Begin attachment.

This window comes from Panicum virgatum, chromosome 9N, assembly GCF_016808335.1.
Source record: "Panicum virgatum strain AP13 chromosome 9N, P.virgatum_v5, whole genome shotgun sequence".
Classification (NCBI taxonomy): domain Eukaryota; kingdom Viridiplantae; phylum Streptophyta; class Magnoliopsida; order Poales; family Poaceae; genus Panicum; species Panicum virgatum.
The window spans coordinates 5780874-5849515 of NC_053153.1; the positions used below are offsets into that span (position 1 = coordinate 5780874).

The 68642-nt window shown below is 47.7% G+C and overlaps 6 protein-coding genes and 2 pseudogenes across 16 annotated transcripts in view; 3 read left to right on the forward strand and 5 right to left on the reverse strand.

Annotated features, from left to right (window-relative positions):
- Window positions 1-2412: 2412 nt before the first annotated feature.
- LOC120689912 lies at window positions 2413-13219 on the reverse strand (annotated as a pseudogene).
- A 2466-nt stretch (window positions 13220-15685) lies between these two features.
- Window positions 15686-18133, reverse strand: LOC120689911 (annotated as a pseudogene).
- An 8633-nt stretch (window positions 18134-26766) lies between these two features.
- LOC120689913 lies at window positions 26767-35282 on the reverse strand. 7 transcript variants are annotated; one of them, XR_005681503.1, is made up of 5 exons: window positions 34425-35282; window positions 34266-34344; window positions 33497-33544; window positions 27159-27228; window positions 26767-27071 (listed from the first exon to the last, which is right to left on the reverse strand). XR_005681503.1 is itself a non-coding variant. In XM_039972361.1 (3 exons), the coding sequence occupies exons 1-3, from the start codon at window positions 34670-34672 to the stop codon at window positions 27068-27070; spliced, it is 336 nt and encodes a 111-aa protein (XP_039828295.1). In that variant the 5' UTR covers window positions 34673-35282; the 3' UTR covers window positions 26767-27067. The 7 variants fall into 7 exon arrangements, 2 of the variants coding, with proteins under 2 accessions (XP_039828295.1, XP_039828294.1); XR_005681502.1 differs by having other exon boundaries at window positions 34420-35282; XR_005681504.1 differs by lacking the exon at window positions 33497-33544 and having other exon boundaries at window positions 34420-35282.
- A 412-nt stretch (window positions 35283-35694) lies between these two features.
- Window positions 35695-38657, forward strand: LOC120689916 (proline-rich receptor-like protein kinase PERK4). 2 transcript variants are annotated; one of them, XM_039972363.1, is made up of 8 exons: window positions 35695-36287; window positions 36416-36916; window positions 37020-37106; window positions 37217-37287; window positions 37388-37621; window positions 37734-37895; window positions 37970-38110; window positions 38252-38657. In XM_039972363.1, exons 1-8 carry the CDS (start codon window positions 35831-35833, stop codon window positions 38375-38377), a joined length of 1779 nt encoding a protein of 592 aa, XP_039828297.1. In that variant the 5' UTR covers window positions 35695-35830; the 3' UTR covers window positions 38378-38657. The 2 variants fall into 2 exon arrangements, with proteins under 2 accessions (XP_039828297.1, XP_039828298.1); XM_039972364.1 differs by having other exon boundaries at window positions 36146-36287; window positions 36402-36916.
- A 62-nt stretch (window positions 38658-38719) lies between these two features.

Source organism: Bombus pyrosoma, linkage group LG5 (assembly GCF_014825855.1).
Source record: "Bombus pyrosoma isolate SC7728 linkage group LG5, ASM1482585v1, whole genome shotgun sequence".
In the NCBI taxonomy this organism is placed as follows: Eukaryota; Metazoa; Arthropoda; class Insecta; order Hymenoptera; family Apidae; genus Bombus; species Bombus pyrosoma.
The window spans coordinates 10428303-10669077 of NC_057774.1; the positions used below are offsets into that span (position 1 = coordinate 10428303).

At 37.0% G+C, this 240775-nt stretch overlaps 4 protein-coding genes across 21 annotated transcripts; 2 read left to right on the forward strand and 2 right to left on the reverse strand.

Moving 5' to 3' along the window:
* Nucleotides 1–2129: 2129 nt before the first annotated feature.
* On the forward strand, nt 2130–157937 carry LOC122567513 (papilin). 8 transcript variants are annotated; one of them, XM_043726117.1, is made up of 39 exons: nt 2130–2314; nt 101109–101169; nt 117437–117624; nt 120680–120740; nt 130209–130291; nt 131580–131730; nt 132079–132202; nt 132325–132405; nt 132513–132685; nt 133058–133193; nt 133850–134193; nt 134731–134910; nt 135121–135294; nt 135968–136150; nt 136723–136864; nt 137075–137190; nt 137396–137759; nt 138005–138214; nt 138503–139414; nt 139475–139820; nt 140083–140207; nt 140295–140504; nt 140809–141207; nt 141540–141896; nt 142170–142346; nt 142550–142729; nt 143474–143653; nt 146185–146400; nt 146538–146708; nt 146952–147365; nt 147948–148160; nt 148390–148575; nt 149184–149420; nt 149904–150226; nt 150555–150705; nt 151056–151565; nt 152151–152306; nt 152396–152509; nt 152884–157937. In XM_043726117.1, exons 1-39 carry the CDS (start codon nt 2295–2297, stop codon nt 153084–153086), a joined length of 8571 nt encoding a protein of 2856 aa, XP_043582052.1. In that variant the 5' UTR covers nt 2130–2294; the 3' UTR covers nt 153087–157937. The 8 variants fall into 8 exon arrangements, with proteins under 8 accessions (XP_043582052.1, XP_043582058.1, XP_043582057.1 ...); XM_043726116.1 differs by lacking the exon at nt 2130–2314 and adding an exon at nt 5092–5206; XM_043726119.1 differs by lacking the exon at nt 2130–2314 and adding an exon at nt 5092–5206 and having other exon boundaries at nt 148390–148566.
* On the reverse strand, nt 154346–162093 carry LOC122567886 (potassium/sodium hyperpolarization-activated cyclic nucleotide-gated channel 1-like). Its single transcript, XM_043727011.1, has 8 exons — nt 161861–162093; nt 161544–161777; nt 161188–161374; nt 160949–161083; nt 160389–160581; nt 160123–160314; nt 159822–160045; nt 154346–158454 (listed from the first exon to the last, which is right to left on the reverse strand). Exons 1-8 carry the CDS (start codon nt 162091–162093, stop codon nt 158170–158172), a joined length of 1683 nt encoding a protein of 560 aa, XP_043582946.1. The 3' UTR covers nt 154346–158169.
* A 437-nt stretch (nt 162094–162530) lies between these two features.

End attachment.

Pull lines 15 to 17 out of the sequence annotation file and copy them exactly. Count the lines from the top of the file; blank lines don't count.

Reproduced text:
- A 62-nt stretch (window positions 38658-38719) lies between these two features.

Source organism: Bombus pyrosoma, linkage group LG5 (assembly GCF_014825855.1).
Source record: "Bombus pyrosoma isolate SC7728 linkage group LG5, ASM1482585v1, whole genome shotgun sequence".